For the second time in 14 months, Billings voters appear headed to approve a public safety mill levy. The $7.1 million ballot initiative was leading in early, unofficials returns Tuesday at 61 percent.
The results after the second count were 17,882 votes for compared to 10,770 against.
The margin of victory was smaller this time than in 2020, when voters passed the first public safety levy update since 2004 by more than a 2-to-1 ratio.
Citizens for a Safer Billings, a group formed in early September to campaign for the 2021 levy, said the 2020 version was to plug a budget gap and maintain critical fire and police services. This version by contrast will create significant growth for the police and fire departments, as well as legal and health services throughout the city.
The biggest chunk of the levy money—just under $2.5 million-- will go to police. Twenty-eight full-time employees will be added—14 sworn officers, and 14 civilians. Another $1.5 million will be invested in the fire department—much of that for the medical response team.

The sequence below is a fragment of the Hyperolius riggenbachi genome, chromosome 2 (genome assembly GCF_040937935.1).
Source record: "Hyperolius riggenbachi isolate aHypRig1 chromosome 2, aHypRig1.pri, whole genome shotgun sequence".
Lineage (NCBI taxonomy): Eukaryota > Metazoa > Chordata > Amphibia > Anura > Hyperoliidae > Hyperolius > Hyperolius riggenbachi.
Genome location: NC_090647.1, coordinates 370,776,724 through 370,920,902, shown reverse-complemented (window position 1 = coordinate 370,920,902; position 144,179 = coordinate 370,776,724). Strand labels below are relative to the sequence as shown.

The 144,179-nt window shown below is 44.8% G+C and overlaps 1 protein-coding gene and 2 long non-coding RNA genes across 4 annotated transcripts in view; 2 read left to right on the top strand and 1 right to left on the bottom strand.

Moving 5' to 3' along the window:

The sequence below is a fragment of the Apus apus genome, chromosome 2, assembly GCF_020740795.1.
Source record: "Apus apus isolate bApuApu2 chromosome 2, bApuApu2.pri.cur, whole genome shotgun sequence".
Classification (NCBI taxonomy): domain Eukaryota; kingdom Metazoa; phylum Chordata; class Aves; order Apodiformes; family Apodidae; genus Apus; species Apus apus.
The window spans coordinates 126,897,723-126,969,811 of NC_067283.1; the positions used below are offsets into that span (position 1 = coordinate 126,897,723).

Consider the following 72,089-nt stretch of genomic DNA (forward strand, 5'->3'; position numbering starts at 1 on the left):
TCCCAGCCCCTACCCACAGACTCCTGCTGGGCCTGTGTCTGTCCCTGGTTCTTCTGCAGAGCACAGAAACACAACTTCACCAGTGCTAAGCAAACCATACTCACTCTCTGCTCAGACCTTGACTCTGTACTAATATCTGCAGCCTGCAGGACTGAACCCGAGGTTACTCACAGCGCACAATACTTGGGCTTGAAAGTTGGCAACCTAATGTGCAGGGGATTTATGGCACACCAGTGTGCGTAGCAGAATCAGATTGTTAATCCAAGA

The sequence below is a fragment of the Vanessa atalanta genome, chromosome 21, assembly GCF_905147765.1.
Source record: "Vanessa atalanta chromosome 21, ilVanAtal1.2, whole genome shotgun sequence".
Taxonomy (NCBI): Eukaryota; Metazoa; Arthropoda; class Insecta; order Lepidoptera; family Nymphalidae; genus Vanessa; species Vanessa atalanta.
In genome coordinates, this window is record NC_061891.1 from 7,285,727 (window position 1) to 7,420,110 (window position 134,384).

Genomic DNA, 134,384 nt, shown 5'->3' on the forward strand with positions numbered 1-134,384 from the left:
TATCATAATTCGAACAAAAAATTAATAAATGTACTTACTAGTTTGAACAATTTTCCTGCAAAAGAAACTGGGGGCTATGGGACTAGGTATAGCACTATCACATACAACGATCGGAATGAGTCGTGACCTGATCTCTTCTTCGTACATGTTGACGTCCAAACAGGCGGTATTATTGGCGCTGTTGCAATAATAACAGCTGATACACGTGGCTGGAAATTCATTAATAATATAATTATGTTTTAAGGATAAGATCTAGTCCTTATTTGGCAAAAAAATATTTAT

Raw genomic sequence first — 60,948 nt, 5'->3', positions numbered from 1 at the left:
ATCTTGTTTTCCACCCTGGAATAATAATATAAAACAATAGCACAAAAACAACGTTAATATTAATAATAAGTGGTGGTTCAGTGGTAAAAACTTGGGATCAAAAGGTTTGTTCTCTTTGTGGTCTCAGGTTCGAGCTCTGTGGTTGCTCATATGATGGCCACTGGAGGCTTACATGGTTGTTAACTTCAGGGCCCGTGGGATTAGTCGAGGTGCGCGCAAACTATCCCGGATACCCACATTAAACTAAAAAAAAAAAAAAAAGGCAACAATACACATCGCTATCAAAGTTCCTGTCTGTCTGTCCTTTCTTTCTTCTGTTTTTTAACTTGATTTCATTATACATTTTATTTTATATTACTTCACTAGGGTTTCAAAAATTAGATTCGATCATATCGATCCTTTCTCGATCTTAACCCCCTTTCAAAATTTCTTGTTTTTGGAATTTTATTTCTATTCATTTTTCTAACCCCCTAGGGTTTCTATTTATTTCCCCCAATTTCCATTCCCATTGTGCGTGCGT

Billings’ rising violent crime rate is the main impetus behind the additional resources. According to the FBI, in 2019, the city’s rate of 610 violent crimes per 100,000 adults was 65% higher than the national average of 370. Billings Fire Chief Pepper Valdez added that the number of calls into the Billings fire department has nearly doubled in the last decade.
Seven legal positions will be added, and courts will receive help with an additional judge and staff. Three more code enforcement officers will be hired, and $415,000 a year will be spent on mental health and substance abuse services.
The 2020 levy gathered $12.2 million per year on 60 mills. Now, $19.3 million per year will be collected. Property owners absorb the entire cost. This levy will raise the taxes on a median-priced $217,000 home by about $100 per year.